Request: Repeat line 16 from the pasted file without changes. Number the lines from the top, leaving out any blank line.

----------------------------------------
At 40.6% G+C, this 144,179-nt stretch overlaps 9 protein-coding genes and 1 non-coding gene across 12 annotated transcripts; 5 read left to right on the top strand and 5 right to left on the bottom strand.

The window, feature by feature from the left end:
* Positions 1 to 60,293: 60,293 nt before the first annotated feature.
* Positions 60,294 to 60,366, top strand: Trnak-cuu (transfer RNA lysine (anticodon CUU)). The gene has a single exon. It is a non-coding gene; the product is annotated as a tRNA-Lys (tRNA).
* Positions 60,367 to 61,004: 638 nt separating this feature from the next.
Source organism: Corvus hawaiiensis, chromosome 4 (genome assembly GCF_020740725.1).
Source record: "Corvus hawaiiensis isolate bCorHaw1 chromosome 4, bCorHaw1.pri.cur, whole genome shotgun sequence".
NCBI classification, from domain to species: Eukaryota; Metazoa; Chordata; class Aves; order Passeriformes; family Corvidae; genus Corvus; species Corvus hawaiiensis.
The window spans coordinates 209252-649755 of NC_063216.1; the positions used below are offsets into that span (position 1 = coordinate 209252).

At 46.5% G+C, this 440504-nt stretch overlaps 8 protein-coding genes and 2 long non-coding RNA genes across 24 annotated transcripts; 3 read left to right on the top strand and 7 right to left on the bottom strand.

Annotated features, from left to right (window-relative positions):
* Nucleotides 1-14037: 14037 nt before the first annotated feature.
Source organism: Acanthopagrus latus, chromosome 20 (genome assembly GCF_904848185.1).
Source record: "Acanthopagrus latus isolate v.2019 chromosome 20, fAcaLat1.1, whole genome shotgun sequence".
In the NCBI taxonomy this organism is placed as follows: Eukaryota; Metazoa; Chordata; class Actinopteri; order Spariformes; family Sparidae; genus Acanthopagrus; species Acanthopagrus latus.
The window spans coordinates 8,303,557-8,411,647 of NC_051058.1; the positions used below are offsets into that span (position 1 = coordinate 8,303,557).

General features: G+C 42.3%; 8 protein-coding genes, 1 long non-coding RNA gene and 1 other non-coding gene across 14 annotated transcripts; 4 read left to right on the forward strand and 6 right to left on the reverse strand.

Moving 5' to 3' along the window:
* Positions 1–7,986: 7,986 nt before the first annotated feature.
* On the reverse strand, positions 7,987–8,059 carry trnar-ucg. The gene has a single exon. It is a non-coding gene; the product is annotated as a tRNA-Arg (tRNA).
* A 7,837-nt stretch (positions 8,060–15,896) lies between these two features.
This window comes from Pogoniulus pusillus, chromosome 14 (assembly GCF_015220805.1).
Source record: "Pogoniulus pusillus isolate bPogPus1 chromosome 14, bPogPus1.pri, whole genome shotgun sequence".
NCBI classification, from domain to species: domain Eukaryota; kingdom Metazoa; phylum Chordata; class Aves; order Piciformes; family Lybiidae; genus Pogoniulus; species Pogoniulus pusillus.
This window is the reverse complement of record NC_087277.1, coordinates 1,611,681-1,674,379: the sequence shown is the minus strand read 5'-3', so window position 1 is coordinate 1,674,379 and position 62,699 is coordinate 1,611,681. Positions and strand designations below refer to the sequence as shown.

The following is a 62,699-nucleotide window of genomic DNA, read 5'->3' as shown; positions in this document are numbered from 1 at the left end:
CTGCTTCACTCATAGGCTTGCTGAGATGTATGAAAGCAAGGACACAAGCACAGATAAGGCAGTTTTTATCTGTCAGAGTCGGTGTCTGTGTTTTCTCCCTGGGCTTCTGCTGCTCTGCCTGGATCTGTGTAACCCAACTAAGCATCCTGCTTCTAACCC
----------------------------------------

The window spans coordinates 8,303,557-8,411,647 of NC_051058.1; the positions used below are offsets into that span (position 1 = coordinate 8,303,557).